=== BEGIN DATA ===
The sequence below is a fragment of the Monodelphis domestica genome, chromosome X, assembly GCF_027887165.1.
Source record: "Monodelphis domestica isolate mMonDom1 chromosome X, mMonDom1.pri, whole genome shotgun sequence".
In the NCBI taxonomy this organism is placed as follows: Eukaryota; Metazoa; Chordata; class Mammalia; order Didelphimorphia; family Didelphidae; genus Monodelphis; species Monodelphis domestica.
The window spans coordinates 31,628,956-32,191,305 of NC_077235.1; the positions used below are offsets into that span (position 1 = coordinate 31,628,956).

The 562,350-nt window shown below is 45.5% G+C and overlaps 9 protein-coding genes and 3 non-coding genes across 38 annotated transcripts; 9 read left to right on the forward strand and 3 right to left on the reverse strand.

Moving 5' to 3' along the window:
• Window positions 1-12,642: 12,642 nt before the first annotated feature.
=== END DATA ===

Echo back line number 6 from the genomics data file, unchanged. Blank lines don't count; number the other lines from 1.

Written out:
Moving 5' to 3' along the window: